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Wednesday, October 18, 2006

    Update--see how the other half thinks

    As an update to my recent post about getting what you pay for, Dean Dad has presented the admin side of the debate (found here Adjuncts and Retention).

    DD argues that lower retention/higher adjuncts is a symptom of the larger institutional fiscal health--often tied directly to the local communities economy since CCs get the bulk of the funding from, well, their communities. So, the wealthier the less adjuncts and the better the retention. Right and well said

    But DD doesn't really address the core issue here (or perhaps he does from the admin side--which for me is really telling of the gulf between labor and management) in that the economic model of outsourcing to adjuncts won't be solved by his suggestion of endowed CCs (CC endowments go more toward student scholarships than toward CC operating costs) or cost-appropriate departments (each degree is aligned more appropriately with its real costs of production). Yes, there are valid, day-to-day operating realities, and these suggestions might actually help the situation. Yet, the discussion must, in my opinion, include not just fiscal options but a larger, institutional allegiance to inexpensive labor that is not entirely fiscally led.

    That is, adjuncts are over-utilized simply because they are cheaper. Adjuncts have, like or not, become the de-facto instructor model because, and this is an off-the-top of my head list (please add to this if you are able):

    * there are a lot of under-employed intellectuals out there (Smith's supply and demand)
    - irresponsible (if not fraudulent) phd-granting institutions
    * a professo(rat) that just won't die (read retire--I am not that pissed off)
    * different models of recognition (evaluations, publications, etc.) that lead to skewed measures of tenured/tenure track worth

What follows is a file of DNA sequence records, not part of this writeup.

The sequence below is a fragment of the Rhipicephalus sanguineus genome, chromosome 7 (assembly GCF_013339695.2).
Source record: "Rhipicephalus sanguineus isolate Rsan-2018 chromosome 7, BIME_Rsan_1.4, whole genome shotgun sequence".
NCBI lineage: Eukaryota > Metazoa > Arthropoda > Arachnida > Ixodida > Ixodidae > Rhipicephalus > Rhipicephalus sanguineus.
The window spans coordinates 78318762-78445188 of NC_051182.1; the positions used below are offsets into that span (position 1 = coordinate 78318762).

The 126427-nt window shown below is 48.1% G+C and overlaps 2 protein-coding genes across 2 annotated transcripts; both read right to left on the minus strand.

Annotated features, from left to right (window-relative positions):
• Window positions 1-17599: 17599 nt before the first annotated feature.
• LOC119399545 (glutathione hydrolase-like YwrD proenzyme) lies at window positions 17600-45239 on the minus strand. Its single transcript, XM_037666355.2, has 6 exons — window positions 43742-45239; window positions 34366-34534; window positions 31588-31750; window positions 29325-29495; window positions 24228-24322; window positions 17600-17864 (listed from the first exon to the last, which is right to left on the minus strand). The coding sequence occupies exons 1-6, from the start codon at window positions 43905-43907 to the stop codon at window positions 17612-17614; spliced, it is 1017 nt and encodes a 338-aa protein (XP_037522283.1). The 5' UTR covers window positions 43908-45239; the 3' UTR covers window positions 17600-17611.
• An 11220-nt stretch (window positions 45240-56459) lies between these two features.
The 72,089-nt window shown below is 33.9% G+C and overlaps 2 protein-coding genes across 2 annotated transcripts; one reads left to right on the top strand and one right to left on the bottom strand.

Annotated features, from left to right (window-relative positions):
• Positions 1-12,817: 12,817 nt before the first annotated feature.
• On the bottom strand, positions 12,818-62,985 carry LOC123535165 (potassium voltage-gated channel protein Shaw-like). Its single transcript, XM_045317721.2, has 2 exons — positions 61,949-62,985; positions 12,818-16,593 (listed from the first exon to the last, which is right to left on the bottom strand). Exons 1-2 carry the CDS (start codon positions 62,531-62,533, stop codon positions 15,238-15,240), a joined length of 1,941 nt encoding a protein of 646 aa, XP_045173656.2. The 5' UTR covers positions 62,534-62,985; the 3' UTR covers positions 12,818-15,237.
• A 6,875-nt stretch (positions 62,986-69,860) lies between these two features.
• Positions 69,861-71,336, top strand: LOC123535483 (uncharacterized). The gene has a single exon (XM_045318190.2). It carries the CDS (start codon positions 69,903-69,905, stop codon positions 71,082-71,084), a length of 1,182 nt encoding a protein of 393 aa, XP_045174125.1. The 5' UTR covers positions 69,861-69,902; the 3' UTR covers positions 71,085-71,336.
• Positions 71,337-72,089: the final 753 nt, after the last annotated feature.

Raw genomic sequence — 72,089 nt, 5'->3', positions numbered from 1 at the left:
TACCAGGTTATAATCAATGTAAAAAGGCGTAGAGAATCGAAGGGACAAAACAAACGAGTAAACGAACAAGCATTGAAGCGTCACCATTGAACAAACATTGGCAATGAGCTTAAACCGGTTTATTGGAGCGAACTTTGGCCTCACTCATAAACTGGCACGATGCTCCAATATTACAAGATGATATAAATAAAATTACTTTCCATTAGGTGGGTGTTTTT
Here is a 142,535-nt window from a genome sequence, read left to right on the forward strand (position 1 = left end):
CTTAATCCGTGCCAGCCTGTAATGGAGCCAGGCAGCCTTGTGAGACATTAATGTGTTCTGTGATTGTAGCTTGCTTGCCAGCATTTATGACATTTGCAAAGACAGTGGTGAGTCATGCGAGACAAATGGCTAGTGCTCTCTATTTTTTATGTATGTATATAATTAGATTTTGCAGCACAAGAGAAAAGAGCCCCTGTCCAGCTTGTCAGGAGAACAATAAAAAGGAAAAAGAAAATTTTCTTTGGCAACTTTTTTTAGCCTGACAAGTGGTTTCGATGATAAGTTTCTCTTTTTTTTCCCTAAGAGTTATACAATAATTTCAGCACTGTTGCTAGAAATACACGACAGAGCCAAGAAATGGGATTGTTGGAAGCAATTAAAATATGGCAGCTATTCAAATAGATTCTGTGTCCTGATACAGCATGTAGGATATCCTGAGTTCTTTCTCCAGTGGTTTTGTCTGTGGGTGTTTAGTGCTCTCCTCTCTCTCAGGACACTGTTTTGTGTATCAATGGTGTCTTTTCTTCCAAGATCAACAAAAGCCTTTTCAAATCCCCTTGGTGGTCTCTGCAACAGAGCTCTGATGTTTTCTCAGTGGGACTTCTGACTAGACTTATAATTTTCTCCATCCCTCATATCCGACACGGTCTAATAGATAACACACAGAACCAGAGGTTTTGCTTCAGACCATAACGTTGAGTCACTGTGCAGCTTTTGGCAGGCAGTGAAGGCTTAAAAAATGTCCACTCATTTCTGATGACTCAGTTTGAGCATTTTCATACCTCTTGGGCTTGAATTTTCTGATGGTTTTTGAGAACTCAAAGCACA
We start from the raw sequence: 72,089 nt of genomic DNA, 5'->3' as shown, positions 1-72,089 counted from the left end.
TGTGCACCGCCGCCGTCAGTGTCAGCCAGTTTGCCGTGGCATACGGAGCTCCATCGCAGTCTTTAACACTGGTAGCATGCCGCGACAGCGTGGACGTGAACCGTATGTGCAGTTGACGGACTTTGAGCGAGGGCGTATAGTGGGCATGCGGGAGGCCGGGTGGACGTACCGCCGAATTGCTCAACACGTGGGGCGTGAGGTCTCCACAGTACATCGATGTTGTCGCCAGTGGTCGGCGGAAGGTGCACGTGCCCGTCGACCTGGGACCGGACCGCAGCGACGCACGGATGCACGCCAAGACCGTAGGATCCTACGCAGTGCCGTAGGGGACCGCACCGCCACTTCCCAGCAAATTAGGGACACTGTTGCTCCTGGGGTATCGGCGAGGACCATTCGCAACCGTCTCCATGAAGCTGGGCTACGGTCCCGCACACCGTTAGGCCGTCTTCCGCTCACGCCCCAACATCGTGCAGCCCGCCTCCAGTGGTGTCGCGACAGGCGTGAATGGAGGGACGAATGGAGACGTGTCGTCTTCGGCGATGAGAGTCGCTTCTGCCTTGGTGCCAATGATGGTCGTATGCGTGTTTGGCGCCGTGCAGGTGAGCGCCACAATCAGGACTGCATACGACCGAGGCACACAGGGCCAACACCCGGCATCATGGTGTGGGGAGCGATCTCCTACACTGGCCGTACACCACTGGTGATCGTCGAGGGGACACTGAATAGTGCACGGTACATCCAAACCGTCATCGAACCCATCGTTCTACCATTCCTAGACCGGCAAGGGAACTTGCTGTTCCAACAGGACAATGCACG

* elitist models of who can and can't teach
    * Uncertainty of institutional mission (teaching skills versus creating aesthetes)
    * Move toward centralized content that requires on "facilitators" versus teachers

    Anyone have anything to add?

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Tuesday, October 17, 2006

    Hotel bar

    I am staying, during my work-week travel, in a fairly nice, moderately upscale hotel. Attached is a full restaurant/bar. Given that I don’t have a lot of energy to wander too far after a 12 hour day that does not include maintaining my 4 online classes, I have spent a good amount of time in the bar. I choose the bar because it is not as conspicuous to sit alone on a bar stool as it is to sit at a table.

    Anyway, I have been noticing quite a range of interesting people who, it seems, are hiding out just like me.

    • three sales guys drinking and talking loudly how every single person in America has the same opportunities and that they should just build the fence already…and that each seemed to have a disturbingly large cache of weapons and ammo at their house.
    • A portly and rumpled aerospace engineer from England (Royles Royce) who hit on and then left with a portly Hispanic woman
    • Loud groups of lawyers complaining about the partners (who apparently wasn’t there and who probably wouldn’t have liked to be maligned in that way)

    Other observations:

    • Single women are not to be found
    • Groups of women talk far more quietly than groups of men
    • It is the sour in a Long Island Iced Tea that burns about half-way through, which can be mitigated by an increase in tequila and a reduction in mix
    • One can get a good filet mignon outside of the Midwest
    • Clos du Bois (2002) is still one of the better merlots I have had—see filet above
    • People on expense per-diems tip the worst (source: pissed off bartender); reason: they drink too close to their limit to accommodate a good tip
    • Local wine is usually about two steps below the better stuff…which seems counterintuitive…or maybe I haven’t been visiting the right places
    • Even upscale bars have the game on, loudly
    • 10:00 p.m. is not a good time to eat a full meal, but sure tastes good when one has to

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Monday, October 16, 2006

    You get what you pay for

    Others will, no doubt, provide more to the discussion than I (Dean at a CC, perhaps), but today's InsideHigherEd had an article reviewing an upcoming study where Dan Jacoby will argue that too any adjuncts spoil the graduation pie. And he is, even without reading it, right.

    Throwing aside all illusions of scientific rigorousness, I appeal to my own, long history as an adjunct and say that, even when I truly, really, want to, I won't be able to help my students to the level I could if I if I were fully employed. The reasons are legion:

    * no office means no phone--and e-mail can be notoriously misunderstood.

    * no office means no office hours (I did allow myself some time outside of class, but with the meter running--parking, kids at home, some semblance of a life--that lasted about as long my student's interest)